**Author's Note: I wrote this while waiting for my flight home on Saturday morning. Even after watching Derek Jeter's last at bat, I am still pretty raw with emotion.**
I still can't believe it.
I'm sitting in the airport waiting to board my flight home, two days after Jeter topped off his career at yankee stadium in only the way jeter could. The entire game was one of anticipation- what spectacular play was he going to make? How was Girardi going to top the send off he have Mo? How was this game going to end? And how was Jeter going to be pulled?
I spent most of the game on the verge of tears. I was simultaneously happy and sad. Happy that I got to watch the greatest player of my generation play at home one final time and so very sad that it was going to end. The game flew by in what seemed like a blink of an eye. Before I knew it, the Yanks were up 5-3 and it looked like of Girardi was going to pull Jeter, it was going to be in the 9th. Then - Dave Robertson happened.
As a yankee fan it has been an adjustment to not having the greatest closer in baseball as your goodnight man. Robertson is good, don't get me wrong, but he is no Rivera. I know it's an unfair comparison, but unfortunately for him, it's one he is going to have to get used to if he wants to stay in pinstripes. Robertson allowed two homers and suddenly the game was tied and there was the real possibility that the send off we were all waiting for was going to be soured by a devastating loss. Sending into the 9th, fans all around we're saying "jete's gonna get the walk off." Jeter was due up third but with the way the season had been going, there was no way in hell he was going to get that fairy tale ending- or would he?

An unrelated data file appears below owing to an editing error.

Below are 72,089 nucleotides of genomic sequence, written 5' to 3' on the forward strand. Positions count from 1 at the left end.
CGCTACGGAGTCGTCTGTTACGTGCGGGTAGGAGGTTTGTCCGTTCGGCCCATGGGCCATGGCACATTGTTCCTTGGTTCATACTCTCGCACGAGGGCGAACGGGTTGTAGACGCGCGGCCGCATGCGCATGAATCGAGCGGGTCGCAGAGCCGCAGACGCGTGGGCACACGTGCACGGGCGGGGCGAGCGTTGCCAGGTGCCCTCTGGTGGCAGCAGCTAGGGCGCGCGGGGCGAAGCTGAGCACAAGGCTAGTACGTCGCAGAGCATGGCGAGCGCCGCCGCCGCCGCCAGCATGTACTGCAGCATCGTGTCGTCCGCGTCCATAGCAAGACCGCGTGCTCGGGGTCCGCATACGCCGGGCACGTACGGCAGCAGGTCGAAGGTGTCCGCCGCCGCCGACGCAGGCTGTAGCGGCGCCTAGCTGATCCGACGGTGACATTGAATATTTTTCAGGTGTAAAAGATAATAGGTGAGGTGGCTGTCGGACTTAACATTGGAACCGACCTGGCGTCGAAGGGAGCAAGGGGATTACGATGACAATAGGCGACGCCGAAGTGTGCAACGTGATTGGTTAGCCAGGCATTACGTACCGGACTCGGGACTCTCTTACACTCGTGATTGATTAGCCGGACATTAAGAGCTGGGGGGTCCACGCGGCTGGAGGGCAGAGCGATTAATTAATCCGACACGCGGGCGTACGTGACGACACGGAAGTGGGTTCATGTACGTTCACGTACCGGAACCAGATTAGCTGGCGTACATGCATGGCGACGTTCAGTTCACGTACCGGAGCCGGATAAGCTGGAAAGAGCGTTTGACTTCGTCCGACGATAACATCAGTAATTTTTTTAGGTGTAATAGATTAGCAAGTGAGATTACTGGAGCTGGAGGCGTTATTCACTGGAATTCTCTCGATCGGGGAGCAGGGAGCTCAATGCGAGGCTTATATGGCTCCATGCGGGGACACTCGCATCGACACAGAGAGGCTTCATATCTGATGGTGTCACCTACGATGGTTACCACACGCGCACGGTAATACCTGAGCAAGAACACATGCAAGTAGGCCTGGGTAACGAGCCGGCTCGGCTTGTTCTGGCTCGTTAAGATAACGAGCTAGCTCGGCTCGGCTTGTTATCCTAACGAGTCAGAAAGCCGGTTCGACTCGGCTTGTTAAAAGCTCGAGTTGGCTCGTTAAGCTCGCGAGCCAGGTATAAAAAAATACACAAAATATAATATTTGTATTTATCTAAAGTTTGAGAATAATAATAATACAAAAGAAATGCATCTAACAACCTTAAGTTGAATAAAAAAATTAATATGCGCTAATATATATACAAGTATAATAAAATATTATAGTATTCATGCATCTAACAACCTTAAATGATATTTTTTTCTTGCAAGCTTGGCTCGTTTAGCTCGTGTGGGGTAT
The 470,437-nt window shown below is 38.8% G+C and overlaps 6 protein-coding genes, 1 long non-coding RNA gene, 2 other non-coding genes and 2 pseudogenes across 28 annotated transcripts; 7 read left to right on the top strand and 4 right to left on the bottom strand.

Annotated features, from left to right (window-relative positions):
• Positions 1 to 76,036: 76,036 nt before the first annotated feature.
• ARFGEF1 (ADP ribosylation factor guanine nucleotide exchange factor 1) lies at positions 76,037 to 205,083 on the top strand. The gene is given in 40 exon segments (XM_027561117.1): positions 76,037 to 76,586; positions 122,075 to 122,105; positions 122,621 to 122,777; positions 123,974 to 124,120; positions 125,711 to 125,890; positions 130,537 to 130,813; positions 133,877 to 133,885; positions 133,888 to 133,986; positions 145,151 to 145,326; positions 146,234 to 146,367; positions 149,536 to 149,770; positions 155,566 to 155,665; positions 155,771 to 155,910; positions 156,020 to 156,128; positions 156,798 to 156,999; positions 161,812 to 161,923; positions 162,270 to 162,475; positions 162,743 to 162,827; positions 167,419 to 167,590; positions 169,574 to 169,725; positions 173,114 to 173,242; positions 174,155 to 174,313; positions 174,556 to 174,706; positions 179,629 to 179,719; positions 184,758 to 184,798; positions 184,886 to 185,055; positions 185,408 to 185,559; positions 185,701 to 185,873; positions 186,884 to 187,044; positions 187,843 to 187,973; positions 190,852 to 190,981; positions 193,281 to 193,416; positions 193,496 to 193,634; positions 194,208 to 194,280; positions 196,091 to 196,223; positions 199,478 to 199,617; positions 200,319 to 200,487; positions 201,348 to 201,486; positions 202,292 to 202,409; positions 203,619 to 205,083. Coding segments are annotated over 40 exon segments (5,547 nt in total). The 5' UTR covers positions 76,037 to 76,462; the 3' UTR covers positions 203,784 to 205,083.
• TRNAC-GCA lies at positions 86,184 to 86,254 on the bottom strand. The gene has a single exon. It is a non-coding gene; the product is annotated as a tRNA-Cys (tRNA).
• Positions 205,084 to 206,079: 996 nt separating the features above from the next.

Pirela struck first, scoring a single and Girardi switched him out for a pinch runner in Antoan Richardson. After a bunt by Gardner to get into scoring position - it was time.
The stadium was roaring Jeter chants all night - everything from thank you captain, thank you Jeter and thank you Derek to your simple Der-ek Je-ter. But as he came to bat all forty thousand plus were on their feet and from the top of our lungs were screaming his name. We wished so much for him to get the big hit, the big win and have a moment on top. First pitch- and in true Jeter style- he smacked it between first and second and grabbed himself an RBI walk off single.
It was right there that the dams burst and tears flooded my eyes. I couldn't help myself. This player had been the most consistent thing in my life for 15+ years. He inspired me; he enriched my life and love of baseball. He was the perfect role model and I couldn't believe it was all over. I screamed at the top of my lungs and cheered until my voice disappeared. Then I looked at the screen to my right and saw them. The core four - Mariano Rivera, Jorge Posada, Andy Petite and Bernie Williams. Flanked by Joe Torre and Gerald Williams and even though I didn't think it was possible, I cried even harder. It was perfect. Jeter didn't see them right away, which made it all the better.
He kept his composure through the post game interview and thanked the fans and the fans responded with the ultimate response- throwing their caps onto the field in the ultimate cap tip. As Jeter did one final lap and stopped at his position at short stop I was flooded with all the memories- the flip, the dive, Mr. November, Mr. 3,000.... It was a beautiful moment and one that I will cherish for the rest of my life.
People always asked me what I would do if Jeter were traded or when he retired. Would I still be a yankee fan. The answer is yes - I am still a yankee fan. I will always be a yankee fan. But a bit of my heart died on that field as I watched the end of an era. I am so, so fortunate to be a Jeter fan. He is the best baseball can ask for and has been more frequently more than it deserved.
I guess really there is only one thing left to say - thank you captain. Thank you.